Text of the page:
Fat has gotten a bad rap. The truth is, though, that the right kind of dietary fat in the right amounts is not only healthy but essential for your body. But exactly how many grams of fat should you be eating each day?
"Healthy fats are important for many bodily functions, including cell integrity and heart, brain and hormone health as well as for the absorption of certain nutrients and vitamins," says Cindy Klinger, RDN, LDN, an Integrative Dietitian at Cambiati Wellness in Lafayette, California.
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So it's crucial to know which type of fat you're consuming and the effect (good or bad) it has on your body, and to have an idea of how much you should consume daily.
Total Fat Recommendation
For healthy adults, dietary fat should account for 20 to 35 percent of your total calories, as recommended in the 2015-2020 Dietary Guidelines for Americans. So the exact gram requirement for you ultimately depends on the average number of calories in your diet.
For example, if you adhere to a 2,000-calorie-per-day diet, you should get about 400 to 700 of those calories from fat every day. Keep in mind that all fat has nine calories per gram, meaning that if you divide those calories by nine, you'll get your recommendation of 44 to 78 grams of fat per day.
You can use the same calculation based on your specific daily calorie needs, but below is a table with a few examples of common calorie needs and related fat gram recommendations to give you a better idea.
Recommended Grams of Fat Per Day Based on Calorie Intake
Total Calorie Intake
Recommended Calories From Fat
Recommended Grams of Fat
240 - 420
27 - 47
300 - 525
33 - 58
360 - 630
40 - 70
400 - 700
44 - 78
440 - 770
49 - 86
Get More Good Fats
The total fat gram recommendation includes all fats in your diet, whether they are beneficial or not. But ideally, virtually all of the fat you consume should come from polyunsaturated and monounsaturated sources, otherwise known as PUFAs and MUFAs.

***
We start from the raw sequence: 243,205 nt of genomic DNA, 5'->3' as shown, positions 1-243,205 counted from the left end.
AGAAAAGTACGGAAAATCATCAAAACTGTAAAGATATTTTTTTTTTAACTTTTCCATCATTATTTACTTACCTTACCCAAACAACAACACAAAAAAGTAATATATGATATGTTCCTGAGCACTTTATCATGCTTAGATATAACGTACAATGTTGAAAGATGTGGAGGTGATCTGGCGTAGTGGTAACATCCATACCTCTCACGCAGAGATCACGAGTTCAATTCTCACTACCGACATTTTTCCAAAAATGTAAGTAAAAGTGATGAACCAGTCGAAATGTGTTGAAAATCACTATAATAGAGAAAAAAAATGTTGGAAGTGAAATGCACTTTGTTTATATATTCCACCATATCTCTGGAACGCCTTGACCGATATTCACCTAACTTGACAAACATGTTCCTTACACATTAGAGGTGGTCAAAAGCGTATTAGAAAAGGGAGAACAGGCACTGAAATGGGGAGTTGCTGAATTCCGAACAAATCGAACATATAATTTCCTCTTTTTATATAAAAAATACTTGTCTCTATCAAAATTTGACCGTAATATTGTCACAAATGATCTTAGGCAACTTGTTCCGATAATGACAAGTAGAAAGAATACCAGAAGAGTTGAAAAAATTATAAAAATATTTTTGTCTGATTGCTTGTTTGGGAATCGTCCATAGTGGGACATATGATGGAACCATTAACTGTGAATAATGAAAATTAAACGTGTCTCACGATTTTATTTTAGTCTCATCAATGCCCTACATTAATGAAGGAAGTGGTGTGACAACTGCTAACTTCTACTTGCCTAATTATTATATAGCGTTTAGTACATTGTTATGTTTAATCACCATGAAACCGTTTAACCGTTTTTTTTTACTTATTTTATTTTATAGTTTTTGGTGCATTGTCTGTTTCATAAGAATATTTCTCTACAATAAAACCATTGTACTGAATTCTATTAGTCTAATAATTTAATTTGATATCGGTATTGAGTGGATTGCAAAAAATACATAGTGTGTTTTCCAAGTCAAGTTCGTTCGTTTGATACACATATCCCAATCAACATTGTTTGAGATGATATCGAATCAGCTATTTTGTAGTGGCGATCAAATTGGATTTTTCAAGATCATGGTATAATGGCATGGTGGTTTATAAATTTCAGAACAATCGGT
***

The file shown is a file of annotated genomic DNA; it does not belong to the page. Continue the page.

These fats — which are found in cold-water fish, olive oil, nuts, seeds (including flax and chia) and avocados — can help lower your overall cholesterol level, and thus protect your heart, especially when you consume them in place of saturated fats.
When buying fish, it is best to choose wild-caught. "Generally, wild mackerel, cod, salmon, sardines and trout can be great options," says Klinger.
Limit Saturated Fats
You don't need to avoid all saturated fats completely, forever, but you should strive to minimize them in your diet as much as possible. This harmful fat can contribute to the hardening of your arteries, as well as a high total cholesterol level. Over time, a diet high in saturated fats can elevate your risk of heart disease and stroke, per the American Heart Association (AHA).
Foods high in saturated fats are mostly animal-based products, including eggs, whole milk, butter and processed meats like bacon and sausage as well as red meat like beef, pork and lamb.
The 2010-2015 Dietary Guidelines for Americans allow for a maximum of 10 percent of your total calories to come from saturated fat. However, if you need to lower your cholesterol, the AHA sets a limit of 5 to 6 percent. For a 2,000-calorie diet, this amounts to a maximum of 22 grams of saturated fat if you're healthy, or just 11 to 13 grams if you're already at risk for heart disease.
The bottom line? When it comes to fat in our diets, the focus should be on which ones, not only how much.
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